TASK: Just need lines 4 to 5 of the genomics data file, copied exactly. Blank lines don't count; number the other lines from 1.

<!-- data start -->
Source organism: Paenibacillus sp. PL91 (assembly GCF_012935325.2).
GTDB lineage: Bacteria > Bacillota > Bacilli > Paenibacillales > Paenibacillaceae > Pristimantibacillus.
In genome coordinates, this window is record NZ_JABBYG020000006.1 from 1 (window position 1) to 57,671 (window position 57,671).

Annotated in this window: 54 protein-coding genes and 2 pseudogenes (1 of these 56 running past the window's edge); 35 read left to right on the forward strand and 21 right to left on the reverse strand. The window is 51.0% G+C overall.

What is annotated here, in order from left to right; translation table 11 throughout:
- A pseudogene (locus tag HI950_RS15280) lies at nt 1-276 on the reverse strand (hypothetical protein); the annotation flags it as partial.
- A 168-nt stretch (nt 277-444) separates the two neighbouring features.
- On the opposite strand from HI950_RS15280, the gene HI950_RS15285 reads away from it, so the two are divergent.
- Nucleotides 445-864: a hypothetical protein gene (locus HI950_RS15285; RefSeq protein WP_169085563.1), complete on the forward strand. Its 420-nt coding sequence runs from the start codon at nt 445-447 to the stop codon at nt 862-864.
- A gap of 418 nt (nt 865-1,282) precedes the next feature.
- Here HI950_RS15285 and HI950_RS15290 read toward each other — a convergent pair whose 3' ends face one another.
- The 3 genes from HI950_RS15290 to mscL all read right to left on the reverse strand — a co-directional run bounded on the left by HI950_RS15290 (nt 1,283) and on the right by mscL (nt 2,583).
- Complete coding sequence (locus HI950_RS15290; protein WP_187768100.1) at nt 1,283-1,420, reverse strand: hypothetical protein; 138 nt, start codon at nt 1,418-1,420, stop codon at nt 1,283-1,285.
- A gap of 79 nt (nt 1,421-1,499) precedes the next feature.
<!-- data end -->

Annotated in this window: 54 protein-coding genes and 2 pseudogenes (1 of these 56 running past the window's edge); 35 read left to right on the forward strand and 21 right to left on the reverse strand. The window is 51.0% G+C overall.

What is annotated here, in order from left to right; translation table 11 throughout: